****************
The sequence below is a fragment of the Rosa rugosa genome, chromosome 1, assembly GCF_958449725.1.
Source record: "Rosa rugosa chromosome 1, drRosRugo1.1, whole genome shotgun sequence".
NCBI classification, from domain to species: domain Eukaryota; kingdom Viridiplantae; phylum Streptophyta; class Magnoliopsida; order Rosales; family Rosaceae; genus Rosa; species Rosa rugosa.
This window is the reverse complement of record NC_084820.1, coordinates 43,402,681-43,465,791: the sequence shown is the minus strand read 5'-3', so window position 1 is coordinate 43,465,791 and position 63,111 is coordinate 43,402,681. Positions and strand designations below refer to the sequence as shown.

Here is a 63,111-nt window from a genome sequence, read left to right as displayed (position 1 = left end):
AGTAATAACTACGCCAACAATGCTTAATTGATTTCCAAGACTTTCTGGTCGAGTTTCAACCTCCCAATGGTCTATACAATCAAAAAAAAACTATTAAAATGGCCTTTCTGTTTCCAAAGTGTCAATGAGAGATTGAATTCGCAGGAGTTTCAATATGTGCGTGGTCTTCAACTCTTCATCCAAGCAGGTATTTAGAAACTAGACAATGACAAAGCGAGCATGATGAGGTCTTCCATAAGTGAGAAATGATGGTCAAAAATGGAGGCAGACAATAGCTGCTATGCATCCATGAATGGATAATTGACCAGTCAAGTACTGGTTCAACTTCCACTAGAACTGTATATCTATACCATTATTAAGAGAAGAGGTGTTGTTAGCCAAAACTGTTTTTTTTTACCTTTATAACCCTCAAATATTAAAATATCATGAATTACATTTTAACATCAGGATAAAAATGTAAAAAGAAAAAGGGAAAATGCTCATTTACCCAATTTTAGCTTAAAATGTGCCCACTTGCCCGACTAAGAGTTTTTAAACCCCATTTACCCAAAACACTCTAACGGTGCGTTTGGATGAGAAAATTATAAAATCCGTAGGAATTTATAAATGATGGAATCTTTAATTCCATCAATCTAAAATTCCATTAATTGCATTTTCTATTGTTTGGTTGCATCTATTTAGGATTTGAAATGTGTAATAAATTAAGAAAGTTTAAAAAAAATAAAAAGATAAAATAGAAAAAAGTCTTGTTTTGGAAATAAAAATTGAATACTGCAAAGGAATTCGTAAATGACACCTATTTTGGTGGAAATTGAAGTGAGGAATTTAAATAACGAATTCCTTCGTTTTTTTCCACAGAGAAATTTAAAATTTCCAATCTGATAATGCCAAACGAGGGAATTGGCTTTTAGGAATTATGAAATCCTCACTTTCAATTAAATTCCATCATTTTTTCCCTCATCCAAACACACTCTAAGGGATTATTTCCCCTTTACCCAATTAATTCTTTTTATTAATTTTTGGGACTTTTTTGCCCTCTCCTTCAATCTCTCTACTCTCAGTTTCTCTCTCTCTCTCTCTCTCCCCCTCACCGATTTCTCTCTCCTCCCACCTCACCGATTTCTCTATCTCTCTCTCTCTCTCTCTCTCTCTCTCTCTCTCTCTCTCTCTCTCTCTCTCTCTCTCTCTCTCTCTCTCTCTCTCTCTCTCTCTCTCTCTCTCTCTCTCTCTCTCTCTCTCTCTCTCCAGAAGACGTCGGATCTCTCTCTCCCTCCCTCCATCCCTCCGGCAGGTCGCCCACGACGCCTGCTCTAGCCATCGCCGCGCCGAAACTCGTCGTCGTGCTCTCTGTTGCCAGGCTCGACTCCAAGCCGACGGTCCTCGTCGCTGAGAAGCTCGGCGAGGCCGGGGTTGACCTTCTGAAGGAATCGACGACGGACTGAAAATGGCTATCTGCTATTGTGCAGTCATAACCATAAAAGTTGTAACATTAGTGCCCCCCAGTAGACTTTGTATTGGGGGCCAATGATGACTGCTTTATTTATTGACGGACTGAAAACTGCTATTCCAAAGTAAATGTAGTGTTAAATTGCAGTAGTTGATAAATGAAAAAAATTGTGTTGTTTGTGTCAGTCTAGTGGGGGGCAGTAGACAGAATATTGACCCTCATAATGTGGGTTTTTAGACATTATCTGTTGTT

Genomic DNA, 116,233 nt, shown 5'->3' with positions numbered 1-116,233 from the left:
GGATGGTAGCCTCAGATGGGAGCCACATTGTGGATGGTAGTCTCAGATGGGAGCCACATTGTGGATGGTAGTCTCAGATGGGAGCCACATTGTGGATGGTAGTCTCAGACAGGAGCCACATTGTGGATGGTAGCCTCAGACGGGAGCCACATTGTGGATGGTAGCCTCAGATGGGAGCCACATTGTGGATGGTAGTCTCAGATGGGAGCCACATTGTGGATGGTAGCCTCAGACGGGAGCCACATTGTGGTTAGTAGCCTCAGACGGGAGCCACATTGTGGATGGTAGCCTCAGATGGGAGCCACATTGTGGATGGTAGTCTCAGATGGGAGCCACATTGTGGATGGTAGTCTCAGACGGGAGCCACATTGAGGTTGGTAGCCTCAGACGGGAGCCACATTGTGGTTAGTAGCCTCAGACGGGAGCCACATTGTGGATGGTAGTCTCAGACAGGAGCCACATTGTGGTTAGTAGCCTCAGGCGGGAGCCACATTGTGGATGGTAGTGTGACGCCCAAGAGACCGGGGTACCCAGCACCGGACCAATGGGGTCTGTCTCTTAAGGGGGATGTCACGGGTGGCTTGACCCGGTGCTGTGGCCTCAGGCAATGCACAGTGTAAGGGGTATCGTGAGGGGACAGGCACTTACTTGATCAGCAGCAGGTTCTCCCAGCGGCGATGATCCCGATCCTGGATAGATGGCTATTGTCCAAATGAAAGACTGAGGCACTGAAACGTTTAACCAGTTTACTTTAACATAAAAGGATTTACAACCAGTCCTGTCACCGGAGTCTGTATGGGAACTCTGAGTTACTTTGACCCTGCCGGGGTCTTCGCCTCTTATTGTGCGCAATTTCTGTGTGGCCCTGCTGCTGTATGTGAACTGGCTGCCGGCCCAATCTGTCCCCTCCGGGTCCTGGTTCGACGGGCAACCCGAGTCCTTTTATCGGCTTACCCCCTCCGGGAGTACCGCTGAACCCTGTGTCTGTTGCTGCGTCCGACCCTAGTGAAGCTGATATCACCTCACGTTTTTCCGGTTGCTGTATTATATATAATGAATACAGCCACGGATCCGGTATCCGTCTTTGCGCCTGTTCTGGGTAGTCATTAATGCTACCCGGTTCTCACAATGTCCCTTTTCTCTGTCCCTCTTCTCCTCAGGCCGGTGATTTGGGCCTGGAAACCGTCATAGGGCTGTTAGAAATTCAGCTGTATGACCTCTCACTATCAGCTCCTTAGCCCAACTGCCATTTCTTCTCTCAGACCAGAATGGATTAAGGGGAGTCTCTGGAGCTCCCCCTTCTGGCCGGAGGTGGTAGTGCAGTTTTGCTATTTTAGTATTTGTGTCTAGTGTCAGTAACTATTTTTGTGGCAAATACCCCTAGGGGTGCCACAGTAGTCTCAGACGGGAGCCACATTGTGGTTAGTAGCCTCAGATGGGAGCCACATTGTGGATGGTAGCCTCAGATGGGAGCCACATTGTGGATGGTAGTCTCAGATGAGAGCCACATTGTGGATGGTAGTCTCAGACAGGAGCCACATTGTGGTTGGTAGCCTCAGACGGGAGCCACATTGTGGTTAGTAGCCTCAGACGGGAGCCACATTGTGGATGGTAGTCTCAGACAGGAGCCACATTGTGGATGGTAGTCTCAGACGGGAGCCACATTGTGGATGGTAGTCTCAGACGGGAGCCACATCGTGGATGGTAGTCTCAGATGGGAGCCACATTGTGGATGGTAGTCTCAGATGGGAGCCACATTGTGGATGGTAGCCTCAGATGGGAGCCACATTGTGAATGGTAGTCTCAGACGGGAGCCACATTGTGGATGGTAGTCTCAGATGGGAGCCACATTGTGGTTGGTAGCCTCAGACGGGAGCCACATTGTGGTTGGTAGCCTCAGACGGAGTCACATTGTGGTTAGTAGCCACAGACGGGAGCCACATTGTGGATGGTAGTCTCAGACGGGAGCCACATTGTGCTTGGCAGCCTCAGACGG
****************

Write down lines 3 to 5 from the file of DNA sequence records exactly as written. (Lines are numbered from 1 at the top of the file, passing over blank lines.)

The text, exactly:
NCBI classification, from domain to species: domain Eukaryota; kingdom Viridiplantae; phylum Streptophyta; class Magnoliopsida; order Rosales; family Rosaceae; genus Rosa; species Rosa rugosa.
This window is the reverse complement of record NC_084820.1, coordinates 43,402,681-43,465,791: the sequence shown is the minus strand read 5'-3', so window position 1 is coordinate 43,465,791 and position 63,111 is coordinate 43,402,681. Positions and strand designations below refer to the sequence as shown.

Here is a 63,111-nt window from a genome sequence, read left to right as displayed (position 1 = left end):